1919. The year the Treaty of Versailles was signed, Nancy Astor took a seat in the House of Commons – the first woman to ever do so, and the year the Women’s Engineering Society was founded.
For those reasons, it was an incredible year, but there’s another; it’s the year that the shipping and inspection services, that would later fall under PD Ports’ provision, were first offered.
The shipping and inspection services were first provided under General Freight Co Ltd, and were established as part of, and to provide services for, what was to become the Unilever Group. The company quickly became highly specialised, forming a wide network of experience in a niche market area, namely working with vegetable oils and cereal products.
PD Ports took over the provision of the services in 2003 following a series of changes in ownership, but this has never stopped the services from thriving.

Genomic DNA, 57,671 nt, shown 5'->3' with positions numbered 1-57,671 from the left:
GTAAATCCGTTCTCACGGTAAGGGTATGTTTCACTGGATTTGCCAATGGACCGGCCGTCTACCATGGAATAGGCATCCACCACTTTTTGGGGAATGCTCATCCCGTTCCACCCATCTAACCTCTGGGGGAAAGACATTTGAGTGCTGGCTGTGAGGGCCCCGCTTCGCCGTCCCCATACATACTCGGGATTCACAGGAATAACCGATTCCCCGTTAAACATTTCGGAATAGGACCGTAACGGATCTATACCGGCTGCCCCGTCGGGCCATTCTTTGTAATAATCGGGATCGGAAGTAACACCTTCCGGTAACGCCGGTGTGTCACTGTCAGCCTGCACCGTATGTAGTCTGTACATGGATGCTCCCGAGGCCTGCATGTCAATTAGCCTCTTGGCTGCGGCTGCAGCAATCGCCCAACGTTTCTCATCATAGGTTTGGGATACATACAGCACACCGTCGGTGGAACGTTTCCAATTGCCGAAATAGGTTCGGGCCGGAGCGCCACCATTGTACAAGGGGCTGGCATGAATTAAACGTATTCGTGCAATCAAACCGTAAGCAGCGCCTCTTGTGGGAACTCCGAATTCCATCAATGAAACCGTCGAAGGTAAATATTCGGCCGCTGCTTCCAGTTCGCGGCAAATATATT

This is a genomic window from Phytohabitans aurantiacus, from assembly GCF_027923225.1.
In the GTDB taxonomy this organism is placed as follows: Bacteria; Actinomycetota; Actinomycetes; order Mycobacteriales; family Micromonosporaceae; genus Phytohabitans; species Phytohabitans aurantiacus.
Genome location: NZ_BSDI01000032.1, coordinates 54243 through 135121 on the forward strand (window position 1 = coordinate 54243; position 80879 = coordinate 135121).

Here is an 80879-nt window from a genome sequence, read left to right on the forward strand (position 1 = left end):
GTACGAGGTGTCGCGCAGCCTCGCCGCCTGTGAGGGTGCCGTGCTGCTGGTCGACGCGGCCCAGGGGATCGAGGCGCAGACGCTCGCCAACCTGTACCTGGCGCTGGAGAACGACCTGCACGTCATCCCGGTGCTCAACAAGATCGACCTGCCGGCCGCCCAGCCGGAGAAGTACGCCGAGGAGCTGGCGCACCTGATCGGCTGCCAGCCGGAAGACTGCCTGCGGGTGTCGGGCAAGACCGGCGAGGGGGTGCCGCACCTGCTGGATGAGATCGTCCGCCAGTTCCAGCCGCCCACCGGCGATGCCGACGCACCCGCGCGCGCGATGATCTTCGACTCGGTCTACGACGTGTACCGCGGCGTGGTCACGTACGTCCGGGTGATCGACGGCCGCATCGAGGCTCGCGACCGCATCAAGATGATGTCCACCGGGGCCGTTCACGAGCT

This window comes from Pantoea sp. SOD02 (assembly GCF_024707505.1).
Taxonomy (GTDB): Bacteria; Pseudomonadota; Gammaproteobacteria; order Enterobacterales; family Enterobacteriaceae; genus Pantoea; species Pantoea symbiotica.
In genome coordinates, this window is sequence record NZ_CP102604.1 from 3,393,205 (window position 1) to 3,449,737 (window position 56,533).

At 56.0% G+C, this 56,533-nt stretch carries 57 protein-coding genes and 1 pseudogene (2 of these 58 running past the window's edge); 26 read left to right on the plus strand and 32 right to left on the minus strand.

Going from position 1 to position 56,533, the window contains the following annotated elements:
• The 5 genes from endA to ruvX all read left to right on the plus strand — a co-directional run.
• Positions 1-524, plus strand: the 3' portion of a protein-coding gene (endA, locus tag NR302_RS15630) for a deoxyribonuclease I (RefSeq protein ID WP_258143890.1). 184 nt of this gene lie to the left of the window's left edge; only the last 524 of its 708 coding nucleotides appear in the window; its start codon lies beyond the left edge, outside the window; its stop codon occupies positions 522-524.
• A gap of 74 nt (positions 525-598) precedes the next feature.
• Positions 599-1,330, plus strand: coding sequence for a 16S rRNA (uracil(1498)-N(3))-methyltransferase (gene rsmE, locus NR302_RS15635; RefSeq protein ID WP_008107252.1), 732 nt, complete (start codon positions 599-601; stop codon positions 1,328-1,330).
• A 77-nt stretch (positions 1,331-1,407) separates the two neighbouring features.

The centenary was celebrated on Friday, December 6th with an event for all current and former staff, plus special guests, who heard a history of the company and speeches from senior members of the PD Ports team before being honoured with a special centenary gift from the company.
The general manager of Shipping and Inspection Services, Stephen Dabbs, who has worked with the firm for ten years, was proud to be able to mark this special anniversary during his tenure. He said: “As a company we aim to provide a specialist service in a niche area, but only the way we do that has enabled us to keep this wonderful business going for such a long time.
“We are always looking to adapt and grow as the market moves and changes, but customers are constantly at the heart of what we do.
“By addressing the needs of our customers and being flexible, we are able to develop with them – as without them, we wouldn’t be able to offer these services. We’re ever thankful for the relationships we have with everyone we work with which we always try to build and sustain.”
While the company has changed names and moved offices over time, the shipping and inspection offices in Erith remain the only site not to have relocated during the past century.
With advancing technology and the industry developing at a rapid rate we don’t know what the future holds, but we can’t wait to find out over the next 100 years.
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